“Ah.” Gandalf smiled. “So, you ride to Rohan?”


He studied her face. “Child, the Vala have blessed you. How you have passed off as a male-elf is beyond me.” He stood a moment, deep in thought. “Though I am not as powerful as the Valar who sent me here, I have been given certain gifts. Here.” Gandalf rumaged in his pocket and produced a thin cord upon which hung a simple stone, roughly in the shape of a circle, carved in with strange markings, letters Elone could not read.

“This is a simple amulet,”said Gandalf as he handed it to her. “Yet by my power and the grace given me, it can aid you more than you know. Once it is placed around your neck, to all that behold you, you will seem as a male-elf. Nothing about you will change, but it will change how others see you. And thus you will stay until something breaks the cord upon which this stone hangs.”

Elone gazed at the strange token. “Gandalf, it sounds so absurd. How can this little rock change me?”

Gandalf smiled. “Trust me, Elone Elengwath.” Yes, Gandalf, I trust you. Thank you, Mithrandir, thank you.

She placed the amulet around her neck. Gandalf tied it into a wizard-knot, which would hold it forever. And then, he stepped outside and gazed at the heavens. He raised up his hands and whispered words in a language that Elone did not know.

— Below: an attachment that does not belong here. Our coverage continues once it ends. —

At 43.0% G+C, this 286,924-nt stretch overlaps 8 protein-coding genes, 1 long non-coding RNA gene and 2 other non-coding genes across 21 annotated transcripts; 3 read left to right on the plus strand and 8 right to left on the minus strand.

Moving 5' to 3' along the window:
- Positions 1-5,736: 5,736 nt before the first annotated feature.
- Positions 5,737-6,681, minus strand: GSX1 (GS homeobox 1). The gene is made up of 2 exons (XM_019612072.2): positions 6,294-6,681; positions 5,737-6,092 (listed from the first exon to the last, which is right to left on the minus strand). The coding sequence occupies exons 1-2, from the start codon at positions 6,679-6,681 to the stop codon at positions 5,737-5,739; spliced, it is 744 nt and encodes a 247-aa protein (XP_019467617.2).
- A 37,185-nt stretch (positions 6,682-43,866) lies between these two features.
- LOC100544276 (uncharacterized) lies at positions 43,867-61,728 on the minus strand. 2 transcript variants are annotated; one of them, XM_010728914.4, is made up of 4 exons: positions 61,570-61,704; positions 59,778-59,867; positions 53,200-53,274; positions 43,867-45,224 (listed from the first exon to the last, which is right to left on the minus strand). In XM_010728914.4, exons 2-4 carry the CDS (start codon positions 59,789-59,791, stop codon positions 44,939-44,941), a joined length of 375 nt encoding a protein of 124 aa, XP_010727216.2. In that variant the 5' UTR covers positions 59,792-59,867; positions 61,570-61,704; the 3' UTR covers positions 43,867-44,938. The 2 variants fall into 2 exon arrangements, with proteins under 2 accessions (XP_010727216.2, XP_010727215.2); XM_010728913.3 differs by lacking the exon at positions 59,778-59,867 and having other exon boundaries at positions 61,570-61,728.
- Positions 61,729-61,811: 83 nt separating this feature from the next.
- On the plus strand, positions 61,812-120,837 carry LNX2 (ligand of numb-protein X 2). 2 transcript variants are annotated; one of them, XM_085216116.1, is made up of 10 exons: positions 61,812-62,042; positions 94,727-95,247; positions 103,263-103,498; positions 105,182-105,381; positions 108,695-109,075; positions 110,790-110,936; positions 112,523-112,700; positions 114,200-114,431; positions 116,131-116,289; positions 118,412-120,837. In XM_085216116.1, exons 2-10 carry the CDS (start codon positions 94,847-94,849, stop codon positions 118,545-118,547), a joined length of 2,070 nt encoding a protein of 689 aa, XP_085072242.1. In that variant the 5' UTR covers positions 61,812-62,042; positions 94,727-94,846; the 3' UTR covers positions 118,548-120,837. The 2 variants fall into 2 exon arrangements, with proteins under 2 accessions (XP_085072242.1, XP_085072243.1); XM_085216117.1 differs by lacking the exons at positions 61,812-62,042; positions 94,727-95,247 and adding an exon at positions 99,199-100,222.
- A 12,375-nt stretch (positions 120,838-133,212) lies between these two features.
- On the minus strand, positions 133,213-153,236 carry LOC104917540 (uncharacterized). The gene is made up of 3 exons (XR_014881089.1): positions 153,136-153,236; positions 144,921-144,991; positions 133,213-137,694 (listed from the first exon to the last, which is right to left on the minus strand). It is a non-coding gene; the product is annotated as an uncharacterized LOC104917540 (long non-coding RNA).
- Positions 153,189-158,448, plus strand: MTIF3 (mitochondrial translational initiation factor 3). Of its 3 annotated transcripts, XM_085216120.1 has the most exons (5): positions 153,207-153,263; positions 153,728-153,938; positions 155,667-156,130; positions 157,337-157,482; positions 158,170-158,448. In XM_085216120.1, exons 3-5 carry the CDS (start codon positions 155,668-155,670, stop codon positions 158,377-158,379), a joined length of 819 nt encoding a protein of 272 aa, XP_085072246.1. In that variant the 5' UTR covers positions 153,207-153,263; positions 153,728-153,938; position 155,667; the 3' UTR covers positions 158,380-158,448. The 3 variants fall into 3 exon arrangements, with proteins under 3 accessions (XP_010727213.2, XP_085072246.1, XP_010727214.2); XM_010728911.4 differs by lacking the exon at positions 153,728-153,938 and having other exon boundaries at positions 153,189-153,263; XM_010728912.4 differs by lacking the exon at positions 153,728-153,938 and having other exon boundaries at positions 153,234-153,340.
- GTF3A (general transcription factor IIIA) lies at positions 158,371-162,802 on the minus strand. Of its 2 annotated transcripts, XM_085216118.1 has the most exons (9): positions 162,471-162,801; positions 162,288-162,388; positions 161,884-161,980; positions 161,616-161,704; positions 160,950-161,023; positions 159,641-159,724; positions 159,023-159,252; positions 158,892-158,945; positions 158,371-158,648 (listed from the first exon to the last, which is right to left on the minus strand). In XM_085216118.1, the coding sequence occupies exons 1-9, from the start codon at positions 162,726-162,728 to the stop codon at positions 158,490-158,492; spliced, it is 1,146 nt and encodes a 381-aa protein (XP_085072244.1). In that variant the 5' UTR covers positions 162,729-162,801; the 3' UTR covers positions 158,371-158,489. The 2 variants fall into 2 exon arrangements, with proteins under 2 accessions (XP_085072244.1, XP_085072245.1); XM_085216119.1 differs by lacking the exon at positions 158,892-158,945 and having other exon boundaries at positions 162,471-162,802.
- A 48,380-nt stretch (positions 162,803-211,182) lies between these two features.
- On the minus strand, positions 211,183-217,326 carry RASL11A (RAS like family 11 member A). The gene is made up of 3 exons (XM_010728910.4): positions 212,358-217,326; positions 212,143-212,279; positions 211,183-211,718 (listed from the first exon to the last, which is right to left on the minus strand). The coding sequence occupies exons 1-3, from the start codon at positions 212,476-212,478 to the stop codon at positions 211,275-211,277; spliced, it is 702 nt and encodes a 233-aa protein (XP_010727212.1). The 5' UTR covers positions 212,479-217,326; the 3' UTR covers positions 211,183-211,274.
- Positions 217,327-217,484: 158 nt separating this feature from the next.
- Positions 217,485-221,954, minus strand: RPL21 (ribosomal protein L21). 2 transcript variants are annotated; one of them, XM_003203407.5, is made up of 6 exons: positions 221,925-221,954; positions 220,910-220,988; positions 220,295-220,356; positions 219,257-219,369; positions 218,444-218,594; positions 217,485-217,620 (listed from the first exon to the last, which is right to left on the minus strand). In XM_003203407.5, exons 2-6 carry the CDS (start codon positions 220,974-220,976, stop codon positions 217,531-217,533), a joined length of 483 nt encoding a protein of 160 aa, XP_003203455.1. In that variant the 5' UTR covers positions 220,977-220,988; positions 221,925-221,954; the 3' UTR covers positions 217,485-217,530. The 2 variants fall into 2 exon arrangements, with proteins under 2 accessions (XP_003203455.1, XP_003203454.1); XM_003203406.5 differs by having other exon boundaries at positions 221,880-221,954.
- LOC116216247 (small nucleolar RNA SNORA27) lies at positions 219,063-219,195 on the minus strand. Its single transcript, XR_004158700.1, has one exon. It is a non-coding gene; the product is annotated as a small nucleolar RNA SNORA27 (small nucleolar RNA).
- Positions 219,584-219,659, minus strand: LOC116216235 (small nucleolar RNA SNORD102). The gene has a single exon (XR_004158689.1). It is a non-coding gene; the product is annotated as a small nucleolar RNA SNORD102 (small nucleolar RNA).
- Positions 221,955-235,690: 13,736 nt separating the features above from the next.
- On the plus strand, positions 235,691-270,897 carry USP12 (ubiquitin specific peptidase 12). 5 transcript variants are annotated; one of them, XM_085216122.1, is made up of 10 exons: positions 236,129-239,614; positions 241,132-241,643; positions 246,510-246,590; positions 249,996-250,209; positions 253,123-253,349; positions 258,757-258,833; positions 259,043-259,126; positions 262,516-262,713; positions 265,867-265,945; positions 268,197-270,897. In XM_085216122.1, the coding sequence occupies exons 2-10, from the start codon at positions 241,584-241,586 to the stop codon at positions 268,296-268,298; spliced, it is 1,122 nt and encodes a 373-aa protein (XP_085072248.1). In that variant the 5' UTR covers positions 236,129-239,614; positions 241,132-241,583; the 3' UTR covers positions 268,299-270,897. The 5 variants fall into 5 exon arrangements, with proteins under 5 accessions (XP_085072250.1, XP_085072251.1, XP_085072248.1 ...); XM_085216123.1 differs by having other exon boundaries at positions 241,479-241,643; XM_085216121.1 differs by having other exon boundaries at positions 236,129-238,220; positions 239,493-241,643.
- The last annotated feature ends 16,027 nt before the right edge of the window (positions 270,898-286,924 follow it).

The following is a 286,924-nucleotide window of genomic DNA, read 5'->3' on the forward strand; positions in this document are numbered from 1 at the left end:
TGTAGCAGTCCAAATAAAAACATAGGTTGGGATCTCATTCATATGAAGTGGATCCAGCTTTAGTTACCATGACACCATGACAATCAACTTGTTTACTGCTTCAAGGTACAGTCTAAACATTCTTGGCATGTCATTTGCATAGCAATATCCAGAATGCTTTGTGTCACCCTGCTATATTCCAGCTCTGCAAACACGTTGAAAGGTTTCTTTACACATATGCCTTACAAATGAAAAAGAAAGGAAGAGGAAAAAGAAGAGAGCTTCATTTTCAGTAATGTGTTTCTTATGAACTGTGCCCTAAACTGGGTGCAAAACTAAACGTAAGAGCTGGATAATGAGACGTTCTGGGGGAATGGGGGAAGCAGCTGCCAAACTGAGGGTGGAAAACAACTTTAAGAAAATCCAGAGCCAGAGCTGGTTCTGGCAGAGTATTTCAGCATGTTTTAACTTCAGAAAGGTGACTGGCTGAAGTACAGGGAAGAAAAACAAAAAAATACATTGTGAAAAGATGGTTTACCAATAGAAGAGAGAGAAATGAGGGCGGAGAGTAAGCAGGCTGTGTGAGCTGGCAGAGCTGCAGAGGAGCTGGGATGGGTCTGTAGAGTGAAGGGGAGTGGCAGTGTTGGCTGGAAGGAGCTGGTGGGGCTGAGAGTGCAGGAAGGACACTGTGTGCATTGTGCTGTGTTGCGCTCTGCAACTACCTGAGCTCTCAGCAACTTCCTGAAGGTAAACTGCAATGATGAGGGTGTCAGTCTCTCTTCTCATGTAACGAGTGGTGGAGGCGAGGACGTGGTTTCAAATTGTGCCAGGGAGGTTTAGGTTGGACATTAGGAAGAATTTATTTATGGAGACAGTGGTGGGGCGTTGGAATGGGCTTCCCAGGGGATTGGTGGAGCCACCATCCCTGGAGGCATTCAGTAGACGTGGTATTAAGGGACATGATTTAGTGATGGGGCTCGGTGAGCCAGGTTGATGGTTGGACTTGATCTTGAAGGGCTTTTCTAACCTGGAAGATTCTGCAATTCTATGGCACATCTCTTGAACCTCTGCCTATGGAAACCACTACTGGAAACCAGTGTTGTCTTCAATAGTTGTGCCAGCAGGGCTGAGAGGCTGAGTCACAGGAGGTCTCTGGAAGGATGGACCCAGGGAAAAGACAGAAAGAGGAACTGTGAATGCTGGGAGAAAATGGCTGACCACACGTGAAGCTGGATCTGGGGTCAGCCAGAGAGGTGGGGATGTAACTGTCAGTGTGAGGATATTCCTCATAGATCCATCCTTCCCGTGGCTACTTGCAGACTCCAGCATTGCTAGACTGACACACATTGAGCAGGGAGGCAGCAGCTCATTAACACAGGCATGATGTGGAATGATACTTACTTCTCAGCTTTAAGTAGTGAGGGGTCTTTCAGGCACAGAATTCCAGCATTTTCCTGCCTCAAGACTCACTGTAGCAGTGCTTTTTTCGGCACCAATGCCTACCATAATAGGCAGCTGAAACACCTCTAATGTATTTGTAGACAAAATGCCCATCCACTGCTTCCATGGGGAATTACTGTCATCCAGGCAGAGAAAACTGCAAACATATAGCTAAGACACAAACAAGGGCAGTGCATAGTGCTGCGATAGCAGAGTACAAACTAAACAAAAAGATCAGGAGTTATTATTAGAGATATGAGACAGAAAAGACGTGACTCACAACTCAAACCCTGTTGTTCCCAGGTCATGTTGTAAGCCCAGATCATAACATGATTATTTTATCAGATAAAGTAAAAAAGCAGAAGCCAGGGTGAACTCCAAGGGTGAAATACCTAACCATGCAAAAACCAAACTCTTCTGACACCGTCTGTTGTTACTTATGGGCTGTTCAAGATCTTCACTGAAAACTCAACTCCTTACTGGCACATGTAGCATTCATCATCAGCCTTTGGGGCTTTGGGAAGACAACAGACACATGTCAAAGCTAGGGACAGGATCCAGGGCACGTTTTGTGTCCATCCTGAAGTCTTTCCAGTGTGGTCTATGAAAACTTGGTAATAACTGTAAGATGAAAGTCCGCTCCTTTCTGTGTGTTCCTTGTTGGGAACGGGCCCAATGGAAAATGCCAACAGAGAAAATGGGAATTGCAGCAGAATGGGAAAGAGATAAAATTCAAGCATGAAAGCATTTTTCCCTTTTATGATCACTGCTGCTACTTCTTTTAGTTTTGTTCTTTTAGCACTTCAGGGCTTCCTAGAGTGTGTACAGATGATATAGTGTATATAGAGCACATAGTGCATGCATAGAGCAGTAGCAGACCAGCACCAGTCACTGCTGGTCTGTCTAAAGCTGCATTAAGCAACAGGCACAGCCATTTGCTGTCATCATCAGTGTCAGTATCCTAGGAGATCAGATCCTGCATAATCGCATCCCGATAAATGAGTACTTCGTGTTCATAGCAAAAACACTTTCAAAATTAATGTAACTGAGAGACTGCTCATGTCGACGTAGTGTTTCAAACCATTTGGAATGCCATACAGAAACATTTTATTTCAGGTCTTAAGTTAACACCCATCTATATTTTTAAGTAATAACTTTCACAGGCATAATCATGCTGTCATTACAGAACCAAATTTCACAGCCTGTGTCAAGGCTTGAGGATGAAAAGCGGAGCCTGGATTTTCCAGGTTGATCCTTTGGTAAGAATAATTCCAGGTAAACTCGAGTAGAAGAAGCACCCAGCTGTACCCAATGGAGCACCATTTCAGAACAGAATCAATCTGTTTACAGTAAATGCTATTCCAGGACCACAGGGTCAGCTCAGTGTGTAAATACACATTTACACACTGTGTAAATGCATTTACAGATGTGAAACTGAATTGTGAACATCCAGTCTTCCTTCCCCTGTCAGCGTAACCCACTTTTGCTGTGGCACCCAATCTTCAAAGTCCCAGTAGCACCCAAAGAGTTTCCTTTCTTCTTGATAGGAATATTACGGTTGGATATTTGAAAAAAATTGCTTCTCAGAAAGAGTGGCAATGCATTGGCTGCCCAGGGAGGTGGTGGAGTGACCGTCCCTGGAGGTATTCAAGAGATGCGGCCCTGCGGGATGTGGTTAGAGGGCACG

When Gandalf turned back to Elone, he saw standing there no longer a young, distraught Elf-maid. It was a sturdy young warrior; nothing about her was different, but she was percieved differently. Even her hair seemed more brown that red. Gandalf smiled in encouragement. He opened the stall door and let Aman out.

“Go, Arnach. Warn Theoden. Fight for Rohan. But remember the Ring-bearer and his quest. Come to his aid if you think of him. Do not spite your father. He is preoccupied with thoughts of the One, and your sister’s love for Aragorn.”

Elone snorted, but smiled back at Gandalf. “Thank you Gandalf. I shall pay it back to you someday.”

“No need, my dear. Only repay it to our land, and to service against Sauron. Now, ride!”

Elone swung herself up upon Aman and whispered in his ear.

“Noro lim, Aman, mellon nin, noro lim.”

Aman sprung away as Gandalf opened wide the big stabe door. Far into the night, she shot away. Away from Rivendell, never to return. Goodbye, Gandalf. Goodbye, lord Elrond, my father. Goodbye, Elone. Arnach is here to stay. The wind is cold, but my blood surges through my veins like fire and ice. And I swear–do you hear me Elbereth?–that one day if I regain my father’s love, then I will return here. If not, I will remain an exile until either I join my mother in the halls of Mandos, or leave for Valimar. Haste; Saruman is foul. I fly into the night, and I do not know what lies before me.